East Hill, finalized in 2011, was an ambitious community conservation project with local landowners, Tom Debevoise and Laurie Livingston and Upper Valley Land Trust. GMHA took the lead with a $100,000 pledge toward a $490,000 community fundraising goal to conserve an undeveloped 71-acre parcel of land providing the scenic backdrop for the historic village of South Woodstock. This project permanently secured “Upwey Trail,” connecting directly to GMHA grounds. The property adds to 515 acres of land already conserved in the neighborhood.
This multi-landowner project finalized in 2014. It is a good example of cooperation and goodwill among five “horse properties” that began two-and-a-half years and three property transfers ago. Highfield Drive is a private road off Banister Road. Shirley and Bob Fenner extended their Gambol Hill Farm Trail. Amy Bresky donated an easement to GMHA. Robin Simpson and Gordon Troy allow horses over their access easement. Laurie and Dan Hall continue access via revocable permission. Cynthia Rankin and Geoffrey O’Brien welcome horse traffic along their stone wall fenceline.
Majestic Mount Ascutney is in view as riders take a quick jaunt across a hay field to connect with another easement trail in West Windsor. This is a great example of how a small section of trail can make a big difference in the quality of a neighborhood trail network.
“One day, when I was at the kitchen sink, I glanced up from what I was doing and an antique four-in-hand coach was going by. The harnesses were beautiful with lots of shiny brass hardware. It was incredible. GMHA is one of a kind! All of us who love it should commit to protecting it and the land.” – Linda Johnson
“We donated a trail easement to GMHA not only because we support the efforts of its trail preservation program, but we always welcome and love watching the horses go through.” – Shirley and Bob Fenner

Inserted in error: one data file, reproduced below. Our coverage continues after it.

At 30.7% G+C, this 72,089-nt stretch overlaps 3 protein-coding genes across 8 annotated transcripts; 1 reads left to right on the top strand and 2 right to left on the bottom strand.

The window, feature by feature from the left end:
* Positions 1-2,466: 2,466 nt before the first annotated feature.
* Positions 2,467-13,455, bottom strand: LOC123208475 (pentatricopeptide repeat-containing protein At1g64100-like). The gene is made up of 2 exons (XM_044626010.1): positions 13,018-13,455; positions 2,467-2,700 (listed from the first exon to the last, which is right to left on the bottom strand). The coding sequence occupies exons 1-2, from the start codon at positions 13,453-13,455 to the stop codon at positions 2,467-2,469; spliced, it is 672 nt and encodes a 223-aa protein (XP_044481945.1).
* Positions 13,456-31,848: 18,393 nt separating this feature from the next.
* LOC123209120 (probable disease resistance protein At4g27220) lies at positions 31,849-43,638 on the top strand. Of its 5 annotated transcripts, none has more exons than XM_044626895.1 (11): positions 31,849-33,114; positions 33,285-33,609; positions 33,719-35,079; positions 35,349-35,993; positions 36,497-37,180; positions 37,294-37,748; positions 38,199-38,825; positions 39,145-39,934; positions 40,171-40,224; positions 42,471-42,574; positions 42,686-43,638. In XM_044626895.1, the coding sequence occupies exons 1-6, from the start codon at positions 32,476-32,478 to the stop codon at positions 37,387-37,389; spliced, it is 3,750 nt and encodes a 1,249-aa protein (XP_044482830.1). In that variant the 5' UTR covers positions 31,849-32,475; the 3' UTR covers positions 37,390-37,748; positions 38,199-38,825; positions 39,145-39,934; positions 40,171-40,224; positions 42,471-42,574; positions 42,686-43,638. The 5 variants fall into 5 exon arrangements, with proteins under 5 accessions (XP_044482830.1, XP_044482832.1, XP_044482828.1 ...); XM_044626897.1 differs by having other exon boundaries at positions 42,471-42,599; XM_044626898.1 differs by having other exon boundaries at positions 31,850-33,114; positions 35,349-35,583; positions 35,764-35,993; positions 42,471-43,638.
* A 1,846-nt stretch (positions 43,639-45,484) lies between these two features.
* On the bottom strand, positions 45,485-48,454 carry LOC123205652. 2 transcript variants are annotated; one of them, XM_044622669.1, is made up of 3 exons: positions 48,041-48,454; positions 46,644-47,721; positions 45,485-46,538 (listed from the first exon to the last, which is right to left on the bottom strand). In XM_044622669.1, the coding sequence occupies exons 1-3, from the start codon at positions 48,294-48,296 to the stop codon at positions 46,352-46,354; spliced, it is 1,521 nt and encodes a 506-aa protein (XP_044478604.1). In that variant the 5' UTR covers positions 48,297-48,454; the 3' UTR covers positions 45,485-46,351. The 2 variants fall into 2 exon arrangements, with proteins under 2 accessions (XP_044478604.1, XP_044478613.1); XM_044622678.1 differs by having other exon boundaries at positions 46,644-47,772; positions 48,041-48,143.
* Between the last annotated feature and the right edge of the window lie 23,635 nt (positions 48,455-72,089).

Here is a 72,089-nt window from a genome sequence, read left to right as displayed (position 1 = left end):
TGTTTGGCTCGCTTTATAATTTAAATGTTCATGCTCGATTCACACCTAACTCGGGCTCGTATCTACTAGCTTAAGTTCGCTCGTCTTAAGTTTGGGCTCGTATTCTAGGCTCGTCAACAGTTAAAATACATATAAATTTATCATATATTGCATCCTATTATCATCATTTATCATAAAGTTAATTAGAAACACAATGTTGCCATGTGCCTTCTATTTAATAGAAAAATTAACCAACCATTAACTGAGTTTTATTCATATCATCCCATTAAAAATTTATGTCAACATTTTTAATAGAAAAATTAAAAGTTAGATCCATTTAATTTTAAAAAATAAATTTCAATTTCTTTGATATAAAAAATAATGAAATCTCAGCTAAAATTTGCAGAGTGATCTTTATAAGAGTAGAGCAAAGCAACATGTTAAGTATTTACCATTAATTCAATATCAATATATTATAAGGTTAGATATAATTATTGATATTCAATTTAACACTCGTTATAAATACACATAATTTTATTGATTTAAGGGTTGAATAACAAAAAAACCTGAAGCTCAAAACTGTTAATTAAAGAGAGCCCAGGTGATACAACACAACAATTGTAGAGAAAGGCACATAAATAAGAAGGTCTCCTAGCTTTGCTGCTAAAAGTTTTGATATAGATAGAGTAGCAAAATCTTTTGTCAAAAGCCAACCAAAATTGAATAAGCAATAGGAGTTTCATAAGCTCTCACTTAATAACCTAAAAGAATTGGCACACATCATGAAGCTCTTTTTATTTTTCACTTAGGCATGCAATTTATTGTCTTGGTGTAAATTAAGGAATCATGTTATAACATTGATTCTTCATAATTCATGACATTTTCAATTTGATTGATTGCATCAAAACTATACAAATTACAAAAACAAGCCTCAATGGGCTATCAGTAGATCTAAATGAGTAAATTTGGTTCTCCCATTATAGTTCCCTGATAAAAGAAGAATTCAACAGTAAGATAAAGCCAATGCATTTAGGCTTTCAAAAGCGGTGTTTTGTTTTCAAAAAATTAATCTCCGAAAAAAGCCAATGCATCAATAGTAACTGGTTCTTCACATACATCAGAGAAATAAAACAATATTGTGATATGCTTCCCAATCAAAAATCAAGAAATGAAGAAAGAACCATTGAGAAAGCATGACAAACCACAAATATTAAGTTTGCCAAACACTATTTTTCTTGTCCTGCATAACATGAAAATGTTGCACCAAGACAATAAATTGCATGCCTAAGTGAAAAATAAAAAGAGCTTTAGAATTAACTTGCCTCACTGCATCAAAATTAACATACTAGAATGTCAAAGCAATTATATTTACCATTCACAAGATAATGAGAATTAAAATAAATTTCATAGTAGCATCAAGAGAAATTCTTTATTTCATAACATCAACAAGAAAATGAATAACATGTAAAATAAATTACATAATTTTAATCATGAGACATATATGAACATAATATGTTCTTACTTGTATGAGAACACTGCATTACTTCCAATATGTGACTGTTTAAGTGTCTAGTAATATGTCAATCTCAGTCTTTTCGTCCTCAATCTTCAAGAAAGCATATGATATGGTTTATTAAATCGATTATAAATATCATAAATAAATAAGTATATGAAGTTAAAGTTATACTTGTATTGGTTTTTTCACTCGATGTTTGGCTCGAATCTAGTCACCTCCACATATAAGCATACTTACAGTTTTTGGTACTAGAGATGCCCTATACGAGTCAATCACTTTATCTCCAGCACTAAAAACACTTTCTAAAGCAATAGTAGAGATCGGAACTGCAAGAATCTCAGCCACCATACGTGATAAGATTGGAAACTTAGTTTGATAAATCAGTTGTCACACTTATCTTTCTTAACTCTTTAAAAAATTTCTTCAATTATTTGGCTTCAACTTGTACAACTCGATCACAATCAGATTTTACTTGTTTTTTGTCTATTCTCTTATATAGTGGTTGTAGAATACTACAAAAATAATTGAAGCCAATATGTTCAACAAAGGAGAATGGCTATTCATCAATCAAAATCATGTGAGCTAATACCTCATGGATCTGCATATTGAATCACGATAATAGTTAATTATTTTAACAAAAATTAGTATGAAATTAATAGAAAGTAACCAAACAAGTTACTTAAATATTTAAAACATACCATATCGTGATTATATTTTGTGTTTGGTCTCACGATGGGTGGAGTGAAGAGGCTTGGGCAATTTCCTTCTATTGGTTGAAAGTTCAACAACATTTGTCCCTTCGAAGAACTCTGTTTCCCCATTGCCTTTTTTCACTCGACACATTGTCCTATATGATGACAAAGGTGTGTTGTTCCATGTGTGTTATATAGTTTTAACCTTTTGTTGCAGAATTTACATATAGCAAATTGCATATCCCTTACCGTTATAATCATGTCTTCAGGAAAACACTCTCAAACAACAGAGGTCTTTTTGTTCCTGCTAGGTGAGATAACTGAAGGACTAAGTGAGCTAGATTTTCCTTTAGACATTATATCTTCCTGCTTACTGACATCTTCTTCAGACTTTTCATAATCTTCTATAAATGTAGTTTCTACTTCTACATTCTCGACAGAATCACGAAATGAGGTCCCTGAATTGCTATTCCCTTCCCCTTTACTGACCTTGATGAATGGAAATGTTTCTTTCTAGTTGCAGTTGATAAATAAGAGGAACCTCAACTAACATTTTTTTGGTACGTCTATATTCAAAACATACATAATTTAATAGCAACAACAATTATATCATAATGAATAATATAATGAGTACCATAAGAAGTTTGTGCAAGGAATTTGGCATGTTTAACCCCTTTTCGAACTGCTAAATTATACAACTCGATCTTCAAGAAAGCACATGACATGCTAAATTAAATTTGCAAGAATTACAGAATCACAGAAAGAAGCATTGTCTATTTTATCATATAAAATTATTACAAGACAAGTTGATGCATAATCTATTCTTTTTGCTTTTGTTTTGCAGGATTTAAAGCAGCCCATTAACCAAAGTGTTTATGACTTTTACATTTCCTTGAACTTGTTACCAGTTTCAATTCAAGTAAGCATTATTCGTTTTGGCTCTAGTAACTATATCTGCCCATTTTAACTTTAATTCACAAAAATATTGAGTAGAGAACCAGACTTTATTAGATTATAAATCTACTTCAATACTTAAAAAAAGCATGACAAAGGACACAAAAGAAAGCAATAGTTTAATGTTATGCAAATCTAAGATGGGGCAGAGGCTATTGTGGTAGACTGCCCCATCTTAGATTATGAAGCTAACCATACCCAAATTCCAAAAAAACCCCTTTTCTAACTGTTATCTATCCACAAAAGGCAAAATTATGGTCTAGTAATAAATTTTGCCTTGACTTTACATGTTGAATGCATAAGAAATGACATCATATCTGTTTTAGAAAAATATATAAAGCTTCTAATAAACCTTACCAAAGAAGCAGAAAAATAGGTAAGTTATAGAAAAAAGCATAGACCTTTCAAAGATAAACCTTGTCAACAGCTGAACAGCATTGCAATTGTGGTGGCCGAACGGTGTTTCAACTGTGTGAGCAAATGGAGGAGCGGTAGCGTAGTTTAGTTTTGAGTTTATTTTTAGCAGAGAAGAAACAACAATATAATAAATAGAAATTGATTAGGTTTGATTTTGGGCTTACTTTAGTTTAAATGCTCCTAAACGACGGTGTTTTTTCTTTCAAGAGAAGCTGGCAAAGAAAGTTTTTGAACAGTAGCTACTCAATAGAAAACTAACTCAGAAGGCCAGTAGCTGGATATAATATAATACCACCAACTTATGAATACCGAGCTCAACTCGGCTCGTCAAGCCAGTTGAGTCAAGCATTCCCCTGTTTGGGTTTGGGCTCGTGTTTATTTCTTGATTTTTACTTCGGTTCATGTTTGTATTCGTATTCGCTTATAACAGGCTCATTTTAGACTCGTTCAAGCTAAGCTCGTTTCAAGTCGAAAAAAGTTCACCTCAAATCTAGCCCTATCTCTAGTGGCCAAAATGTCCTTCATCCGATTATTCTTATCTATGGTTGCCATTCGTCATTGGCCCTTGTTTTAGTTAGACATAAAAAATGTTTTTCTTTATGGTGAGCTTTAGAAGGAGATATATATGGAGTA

“The extensive equestrian trail network that radiates out from South Woodstock is one of the most wonderful and sacred treasures in the area. Unfortunately, this network is threatened by new landowners who don’t understand or appreciate its significance and deny access to the trails over their property. We felt compelled to do our part to help protect this gem for future generations. Granting an easement to GMHA as a steward for the trail over our property was an easy decision for us.”
Molly, Jane and Carlisle Spencer—mother, daughter, and son—of West Windsor, approached GMHA with a well-thought out plan to increase safety for local riders and carriage drivers at a dangerous curve. Their solution: A scenic trail through their open meadow to the end of their driveway at the watering trough.
“GMHA at one time had some shirts identifying it as a ‘special place.’ To us, there is another special place which is inextricably tied to GMHA and that is Caper Hill. Our parents bought Caper Hill Farm in 1959 when we ranged in ages from 18 to not-yet-born. But over the last 40 years, when we visited one special place, we invariably visited the other. And so it is that we would like to see this partnership continue. We would like to ensure that the preservation and enjoyment of the trails and views of Caper Hill continue to be available to all GMHA members and event participants. Doing so honors our parents’ spirit of generosity.” – The Leslie Family
“The trail across the top of the property is named ‘Bonnie’s Trail’ in memory of my youngest daughter. Bonnie, her husband and I rode this trail in October 1999, the last trail ride she took before she was killed three weeks later in a traffic accident in New York City. We would like to see this beautiful area preserved for future generations.” -Frank and Rosemary Moore
“Making sure that our trails were permanently protected through GMHA was first and foremost in our minds.”
Riders on the Route 66 trail are greeted at the trail entrance by a flowered wreath and a vintage hubcap bearing the name of the trail. Landowner Clover Durfee welcomes riders on these two precious little gems that are tucked away behind South Woodstock village. These trails fulfill a great need in that area by keeping riders off the road and out of a complicated intersection at the base of the hill.